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Roberto Grela and Edmundo Rivero, two emblems of tango and milonga, were also protagonists of a curious anecdote.
Roberto Grela and Edmundo Rivero, two emblems of tango and milonga, were also protagonists of a curious anecdote back in the 1980s in which they demonstrated their passion for turf.
It happened on a sunset in June 1983. Cold, fog and even a few drops from the sky. Grela was next to Rivero in the Paddock stand waiting for the start of the ninth race at the Hippodrome of Palermo.
The two remained silent, looking at the gateras for a 1,400 meter test. Neither one spoke a word.
Twelve horses ran, one of which came from Rosario, a city where there were very good specimens from the short distance. The jockey was Oscar Zapata, a prolique pilot who in those days won often.
Grela made a duet with Anibal Troilo on a historical record for the enormous quality of the two to interpret the traditional tango. He also made a super original version of the tango “Las Cuenta”, by Francisco Gorrindo. Rivero gave him the voice and it was a devastating success.
Grela was born in the neighborhood of San Telmo and died on September 6, 1992 at the age of 79. He was the last great guitarist of tango. Rivero, his friend, was born in the neighborhood of Valentín Alsina in Buenos Aires and died on 18 January 1986, at the age of 74. Two heroes of a very popular tango in those years.
Both watched the start of that race that won Soleado at 20 pesos, after coming from behind, run over in the last 300 meters to enter the record before the cries of a Grela who when he saw him define said to his friend: “Shout it Edmundo; he doesn't lose any more”. And so it was.
When the horse crossed the disc, Rivero moved his big hands and hugged Grela, who with the magazine Palermo Rosa in his hand kept hitting his legs. “With the time he had done in the last one, he couldn't stop winning,” Edmundo slid to find some logic for that great success.
The two, after seeing the horse's return to the weighing, drove towards the collection windows. Both of you without speaking, very quiet and waiting for the crucial moment to come. Grela came to collect, grabbed the money, took two steps to the side and stood against the wall to split with Rivero.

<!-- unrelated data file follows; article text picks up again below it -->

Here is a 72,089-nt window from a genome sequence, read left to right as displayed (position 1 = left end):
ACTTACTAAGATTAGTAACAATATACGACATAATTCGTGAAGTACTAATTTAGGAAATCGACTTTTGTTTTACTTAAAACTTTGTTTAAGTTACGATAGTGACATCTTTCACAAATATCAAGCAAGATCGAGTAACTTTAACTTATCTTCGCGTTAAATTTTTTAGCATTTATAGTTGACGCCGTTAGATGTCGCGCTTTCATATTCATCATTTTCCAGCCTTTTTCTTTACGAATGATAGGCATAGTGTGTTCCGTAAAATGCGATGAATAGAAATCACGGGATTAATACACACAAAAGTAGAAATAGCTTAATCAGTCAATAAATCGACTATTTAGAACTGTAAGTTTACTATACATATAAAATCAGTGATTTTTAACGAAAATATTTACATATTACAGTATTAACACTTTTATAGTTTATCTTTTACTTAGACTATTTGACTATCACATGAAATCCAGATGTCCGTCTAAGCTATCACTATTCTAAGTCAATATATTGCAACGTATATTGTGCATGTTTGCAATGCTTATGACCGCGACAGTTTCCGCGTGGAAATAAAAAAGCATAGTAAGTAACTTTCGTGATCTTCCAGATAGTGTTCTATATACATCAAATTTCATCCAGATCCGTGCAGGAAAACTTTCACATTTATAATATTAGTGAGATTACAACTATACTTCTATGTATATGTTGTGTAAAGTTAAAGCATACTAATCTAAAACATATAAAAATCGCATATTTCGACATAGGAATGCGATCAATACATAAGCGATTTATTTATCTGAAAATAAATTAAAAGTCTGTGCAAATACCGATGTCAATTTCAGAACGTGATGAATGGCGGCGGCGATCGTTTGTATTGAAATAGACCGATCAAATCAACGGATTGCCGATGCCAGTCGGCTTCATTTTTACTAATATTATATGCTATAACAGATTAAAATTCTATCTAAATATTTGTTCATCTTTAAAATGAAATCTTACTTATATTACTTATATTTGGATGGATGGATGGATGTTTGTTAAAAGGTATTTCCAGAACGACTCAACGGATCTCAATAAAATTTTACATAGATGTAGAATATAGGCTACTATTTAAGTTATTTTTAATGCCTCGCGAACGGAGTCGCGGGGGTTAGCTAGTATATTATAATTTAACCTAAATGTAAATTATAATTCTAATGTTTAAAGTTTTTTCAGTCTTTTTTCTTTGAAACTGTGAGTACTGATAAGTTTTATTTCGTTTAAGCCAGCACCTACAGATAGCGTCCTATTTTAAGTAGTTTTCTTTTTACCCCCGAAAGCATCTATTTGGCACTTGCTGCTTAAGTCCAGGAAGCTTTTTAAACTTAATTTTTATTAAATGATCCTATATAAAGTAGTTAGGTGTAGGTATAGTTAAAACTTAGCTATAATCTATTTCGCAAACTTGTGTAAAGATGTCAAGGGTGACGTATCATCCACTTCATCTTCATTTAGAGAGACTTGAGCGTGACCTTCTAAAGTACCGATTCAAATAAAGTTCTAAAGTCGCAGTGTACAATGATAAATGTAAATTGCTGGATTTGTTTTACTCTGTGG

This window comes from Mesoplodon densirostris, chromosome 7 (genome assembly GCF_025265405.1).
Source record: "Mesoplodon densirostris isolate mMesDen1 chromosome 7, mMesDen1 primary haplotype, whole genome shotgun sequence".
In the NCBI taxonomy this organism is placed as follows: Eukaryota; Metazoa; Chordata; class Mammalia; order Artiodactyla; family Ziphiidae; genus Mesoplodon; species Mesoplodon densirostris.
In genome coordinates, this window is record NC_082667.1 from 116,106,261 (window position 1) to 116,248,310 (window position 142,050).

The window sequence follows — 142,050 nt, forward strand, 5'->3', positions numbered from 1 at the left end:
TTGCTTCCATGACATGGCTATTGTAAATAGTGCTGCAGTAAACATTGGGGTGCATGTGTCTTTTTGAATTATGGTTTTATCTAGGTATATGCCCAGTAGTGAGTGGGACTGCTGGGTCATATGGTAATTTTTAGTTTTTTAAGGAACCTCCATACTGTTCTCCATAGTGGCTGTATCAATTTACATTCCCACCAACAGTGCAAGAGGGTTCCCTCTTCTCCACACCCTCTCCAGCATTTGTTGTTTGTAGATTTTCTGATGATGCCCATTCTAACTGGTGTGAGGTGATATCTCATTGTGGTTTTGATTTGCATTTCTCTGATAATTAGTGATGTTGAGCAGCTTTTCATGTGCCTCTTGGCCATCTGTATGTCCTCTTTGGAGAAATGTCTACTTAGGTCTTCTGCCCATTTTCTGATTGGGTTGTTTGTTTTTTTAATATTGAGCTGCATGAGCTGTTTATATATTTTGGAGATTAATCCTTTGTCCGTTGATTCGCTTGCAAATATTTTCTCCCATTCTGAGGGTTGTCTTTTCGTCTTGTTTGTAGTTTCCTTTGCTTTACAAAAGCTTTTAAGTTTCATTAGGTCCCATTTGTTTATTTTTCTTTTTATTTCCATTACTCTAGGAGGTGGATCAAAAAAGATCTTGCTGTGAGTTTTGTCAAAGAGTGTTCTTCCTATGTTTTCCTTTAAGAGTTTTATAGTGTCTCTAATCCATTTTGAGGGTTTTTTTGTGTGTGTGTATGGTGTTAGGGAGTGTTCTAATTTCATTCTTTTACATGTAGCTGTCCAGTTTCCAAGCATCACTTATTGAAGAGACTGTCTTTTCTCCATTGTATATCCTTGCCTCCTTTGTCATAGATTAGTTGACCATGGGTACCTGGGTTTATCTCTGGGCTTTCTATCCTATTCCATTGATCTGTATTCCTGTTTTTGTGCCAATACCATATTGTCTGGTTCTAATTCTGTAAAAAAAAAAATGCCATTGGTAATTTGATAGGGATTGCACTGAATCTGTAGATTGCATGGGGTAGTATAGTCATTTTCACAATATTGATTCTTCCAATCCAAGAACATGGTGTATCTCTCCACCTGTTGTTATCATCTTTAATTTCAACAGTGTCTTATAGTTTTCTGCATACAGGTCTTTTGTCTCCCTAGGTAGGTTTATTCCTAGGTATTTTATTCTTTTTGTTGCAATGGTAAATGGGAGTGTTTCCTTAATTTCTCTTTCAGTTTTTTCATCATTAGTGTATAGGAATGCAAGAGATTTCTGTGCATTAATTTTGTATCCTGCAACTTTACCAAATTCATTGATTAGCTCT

“ With this we are going to have a good wine tonight,” Rivero said and Grela replied, “With this Edmundo, I buy five guitars from the faces.”
One and the other passed through the Paris confectionery shop at the Paddock and then headed towards the taxi queue.
From there to the bowling alley “El Viejo Almacén”, owned by Rivero and through which the best exponents of the rhythm of “2x4" passed.
Like every night, Rivero and Grela went up to the stage to sing to a lot of Brazilian tourists. Rivero started with “Viejo Baldío” and Grela made the first chords. Then came several tangos in lunfardo to provoke a great emotion with “Las Cuenta”.
From turf to tango, from tango to turf. A cocktail that worked very well for those years of a Buenos Aires, with air to neighborhood. When Grela made the first tones to enter the tango “Sur” by Troilo and Homero Manzi, the ovation came in advance. A hymn that Rivero's version immortalized.
The anecdote of this little story was heard, seen and lived by the unforgettable comedian Marcos Zucker, who years later told it as if it were a little script for the radio. Zucker, a law burrero, had a thousand anecdotes from the racecourse.
Publication Date: 20/02/2019
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